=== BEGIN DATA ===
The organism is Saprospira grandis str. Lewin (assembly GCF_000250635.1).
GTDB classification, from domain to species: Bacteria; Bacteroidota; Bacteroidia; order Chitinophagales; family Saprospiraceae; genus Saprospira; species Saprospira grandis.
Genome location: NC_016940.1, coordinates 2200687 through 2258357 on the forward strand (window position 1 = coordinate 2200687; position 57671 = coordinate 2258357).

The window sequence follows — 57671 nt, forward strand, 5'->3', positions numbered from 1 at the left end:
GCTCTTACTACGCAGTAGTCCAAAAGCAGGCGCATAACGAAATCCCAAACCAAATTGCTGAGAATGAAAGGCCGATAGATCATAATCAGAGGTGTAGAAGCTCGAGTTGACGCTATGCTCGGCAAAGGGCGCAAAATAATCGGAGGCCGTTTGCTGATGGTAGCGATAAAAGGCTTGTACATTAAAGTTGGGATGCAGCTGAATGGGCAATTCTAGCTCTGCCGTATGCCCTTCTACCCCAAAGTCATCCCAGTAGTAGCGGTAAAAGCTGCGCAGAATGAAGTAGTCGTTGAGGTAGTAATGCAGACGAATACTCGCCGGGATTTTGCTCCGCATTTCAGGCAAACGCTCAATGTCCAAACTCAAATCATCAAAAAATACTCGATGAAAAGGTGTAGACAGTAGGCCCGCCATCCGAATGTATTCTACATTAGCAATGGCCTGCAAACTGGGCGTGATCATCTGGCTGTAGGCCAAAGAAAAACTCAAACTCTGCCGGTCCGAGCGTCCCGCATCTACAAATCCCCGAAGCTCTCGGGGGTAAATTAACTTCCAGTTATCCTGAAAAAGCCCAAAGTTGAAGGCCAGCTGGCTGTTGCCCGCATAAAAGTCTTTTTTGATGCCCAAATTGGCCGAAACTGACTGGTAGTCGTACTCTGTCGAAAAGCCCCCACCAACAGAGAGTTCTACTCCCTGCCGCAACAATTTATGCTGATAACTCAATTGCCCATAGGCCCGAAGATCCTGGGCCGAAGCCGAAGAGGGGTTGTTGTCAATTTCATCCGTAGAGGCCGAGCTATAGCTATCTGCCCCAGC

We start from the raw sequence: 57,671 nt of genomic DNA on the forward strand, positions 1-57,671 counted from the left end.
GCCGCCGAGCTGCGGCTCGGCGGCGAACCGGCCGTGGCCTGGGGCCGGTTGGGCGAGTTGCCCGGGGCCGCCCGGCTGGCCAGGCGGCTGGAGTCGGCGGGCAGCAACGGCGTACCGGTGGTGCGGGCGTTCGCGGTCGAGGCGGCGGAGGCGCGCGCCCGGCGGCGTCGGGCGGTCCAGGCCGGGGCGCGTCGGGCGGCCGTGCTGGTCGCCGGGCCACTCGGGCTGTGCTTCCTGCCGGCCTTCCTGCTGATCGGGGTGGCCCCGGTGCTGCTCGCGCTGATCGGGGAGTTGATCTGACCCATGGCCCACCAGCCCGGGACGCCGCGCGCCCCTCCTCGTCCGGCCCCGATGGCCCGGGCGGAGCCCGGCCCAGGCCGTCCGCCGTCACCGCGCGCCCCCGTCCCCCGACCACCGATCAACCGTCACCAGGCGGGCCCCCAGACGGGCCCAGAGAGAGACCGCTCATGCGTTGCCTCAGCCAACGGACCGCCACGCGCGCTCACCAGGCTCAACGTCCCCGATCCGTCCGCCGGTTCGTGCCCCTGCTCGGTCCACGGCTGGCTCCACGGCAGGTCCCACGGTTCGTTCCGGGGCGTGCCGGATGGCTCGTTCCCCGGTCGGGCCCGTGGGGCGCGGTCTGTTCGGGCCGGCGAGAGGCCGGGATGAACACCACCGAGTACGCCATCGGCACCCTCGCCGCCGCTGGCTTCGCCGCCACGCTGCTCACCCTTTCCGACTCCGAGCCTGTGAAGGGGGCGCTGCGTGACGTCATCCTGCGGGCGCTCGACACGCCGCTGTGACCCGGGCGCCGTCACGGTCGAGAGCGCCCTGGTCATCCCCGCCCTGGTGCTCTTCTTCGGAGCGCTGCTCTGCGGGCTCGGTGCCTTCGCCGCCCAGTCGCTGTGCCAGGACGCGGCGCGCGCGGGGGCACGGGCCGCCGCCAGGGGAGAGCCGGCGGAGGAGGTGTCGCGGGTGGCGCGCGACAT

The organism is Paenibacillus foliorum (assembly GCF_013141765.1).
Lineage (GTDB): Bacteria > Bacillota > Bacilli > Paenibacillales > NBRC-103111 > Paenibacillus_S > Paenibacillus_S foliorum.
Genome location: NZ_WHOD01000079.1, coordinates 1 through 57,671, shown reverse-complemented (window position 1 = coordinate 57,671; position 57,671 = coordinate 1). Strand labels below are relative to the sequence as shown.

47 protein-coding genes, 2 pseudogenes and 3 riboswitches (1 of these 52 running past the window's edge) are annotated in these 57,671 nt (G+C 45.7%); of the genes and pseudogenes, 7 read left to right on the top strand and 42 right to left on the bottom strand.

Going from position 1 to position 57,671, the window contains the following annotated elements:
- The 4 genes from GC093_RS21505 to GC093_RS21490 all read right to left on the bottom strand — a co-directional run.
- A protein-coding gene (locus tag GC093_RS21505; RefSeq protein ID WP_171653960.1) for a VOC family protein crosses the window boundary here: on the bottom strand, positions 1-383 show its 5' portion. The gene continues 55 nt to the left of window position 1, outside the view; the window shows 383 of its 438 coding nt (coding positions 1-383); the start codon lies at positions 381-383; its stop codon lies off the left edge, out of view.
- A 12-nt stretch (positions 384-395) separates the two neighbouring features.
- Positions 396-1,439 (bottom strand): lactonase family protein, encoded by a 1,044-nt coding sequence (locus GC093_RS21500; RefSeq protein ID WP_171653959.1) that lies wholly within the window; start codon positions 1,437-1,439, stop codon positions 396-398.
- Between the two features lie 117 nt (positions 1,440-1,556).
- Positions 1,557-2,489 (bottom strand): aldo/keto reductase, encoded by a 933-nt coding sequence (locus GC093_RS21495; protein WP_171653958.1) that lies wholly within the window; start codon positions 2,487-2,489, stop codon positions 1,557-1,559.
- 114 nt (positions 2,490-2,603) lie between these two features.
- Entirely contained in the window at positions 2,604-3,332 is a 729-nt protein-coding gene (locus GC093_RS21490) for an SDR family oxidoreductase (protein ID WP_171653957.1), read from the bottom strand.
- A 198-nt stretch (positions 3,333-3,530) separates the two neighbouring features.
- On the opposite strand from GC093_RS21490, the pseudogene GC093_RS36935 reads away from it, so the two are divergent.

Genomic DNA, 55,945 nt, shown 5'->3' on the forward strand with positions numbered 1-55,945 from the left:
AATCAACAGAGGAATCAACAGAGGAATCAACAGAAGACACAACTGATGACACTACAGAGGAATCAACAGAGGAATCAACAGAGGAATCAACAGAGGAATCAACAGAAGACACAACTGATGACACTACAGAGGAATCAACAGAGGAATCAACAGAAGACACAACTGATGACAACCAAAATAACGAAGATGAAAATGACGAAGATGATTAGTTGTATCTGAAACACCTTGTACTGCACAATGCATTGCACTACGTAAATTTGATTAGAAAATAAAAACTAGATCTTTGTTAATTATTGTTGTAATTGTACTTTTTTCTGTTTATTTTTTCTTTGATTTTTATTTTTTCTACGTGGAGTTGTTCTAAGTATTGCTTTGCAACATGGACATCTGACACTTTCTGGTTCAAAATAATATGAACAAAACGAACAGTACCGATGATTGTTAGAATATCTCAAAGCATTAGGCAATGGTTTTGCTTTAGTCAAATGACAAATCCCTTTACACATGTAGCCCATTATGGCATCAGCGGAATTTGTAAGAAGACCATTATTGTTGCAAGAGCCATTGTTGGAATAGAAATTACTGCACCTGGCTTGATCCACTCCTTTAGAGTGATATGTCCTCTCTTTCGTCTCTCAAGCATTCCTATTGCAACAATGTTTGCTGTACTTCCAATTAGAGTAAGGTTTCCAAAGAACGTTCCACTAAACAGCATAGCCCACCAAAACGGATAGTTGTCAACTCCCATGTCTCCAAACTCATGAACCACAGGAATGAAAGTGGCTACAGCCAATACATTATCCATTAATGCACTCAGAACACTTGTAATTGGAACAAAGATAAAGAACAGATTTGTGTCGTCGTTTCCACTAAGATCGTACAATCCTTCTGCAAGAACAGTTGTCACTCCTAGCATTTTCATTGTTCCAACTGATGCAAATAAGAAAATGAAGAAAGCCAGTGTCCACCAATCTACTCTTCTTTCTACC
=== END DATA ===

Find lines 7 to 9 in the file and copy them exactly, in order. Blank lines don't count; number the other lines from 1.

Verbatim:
GCCGCCGAGCTGCGGCTCGGCGGCGAACCGGCCGTGGCCTGGGGCCGGTTGGGCGAGTTGCCCGGGGCCGCCCGGCTGGCCAGGCGGCTGGAGTCGGCGGGCAGCAACGGCGTACCGGTGGTGCGGGCGTTCGCGGTCGAGGCGGCGGAGGCGCGCGCCCGGCGGCGTCGGGCGGTCCAGGCCGGGGCGCGTCGGGCGGCCGTGCTGGTCGCCGGGCCACTCGGGCTGTGCTTCCTGCCGGCCTTCCTGCTGATCGGGGTGGCCCCGGTGCTGCTCGCGCTGATCGGGGAGTTGATCTGACCCATGGCCCACCAGCCCGGGACGCCGCGCGCCCCTCCTCGTCCGGCCCCGATGGCCCGGGCGGAGCCCGGCCCAGGCCGTCCGCCGTCACCGCGCGCCCCCGTCCCCCGACCACCGATCAACCGTCACCAGGCGGGCCCCCAGACGGGCCCAGAGAGAGACCGCTCATGCGTTGCCTCAGCCAACGGACCGCCACGCGCGCTCACCAGGCTCAACGTCCCCGATCCGTCCGCCGGTTCGTGCCCCTGCTCGGTCCACGGCTGGCTCCACGGCAGGTCCCACGGTTCGTTCCGGGGCGTGCCGGATGGCTCGTTCCCCGGTCGGGCCCGTGGGGCGCGGTCTGTTCGGGCCGGCGAGAGGCCGGGATGAACACCACCGAGTACGCCATCGGCACCCTCGCCGCCGCTGGCTTCGCCGCCACGCTGCTCACCCTTTCCGACTCCGAGCCTGTGAAGGGGGCGCTGCGTGACGTCATCCTGCGGGCGCTCGACACGCCGCTGTGACCCGGGCGCCGTCACGGTCGAGAGCGCCCTGGTCATCCCCGCCCTGGTGCTCTTCTTCGGAGCGCTGCTCTGCGGGCTCGGTGCCTTCGCCGCCCAGTCGCTGTGCCAGGACGCGGCGCGCGCGGGGGCACGGGCCGCCGCCAGGGGAGAGCCGGCGGAGGAGGTGTCGCGGGTGGCGCGCGACAT

The organism is Paenibacillus foliorum (assembly GCF_013141765.1).
Lineage (GTDB): Bacteria > Bacillota > Bacilli > Paenibacillales > NBRC-103111 > Paenibacillus_S > Paenibacillus_S foliorum.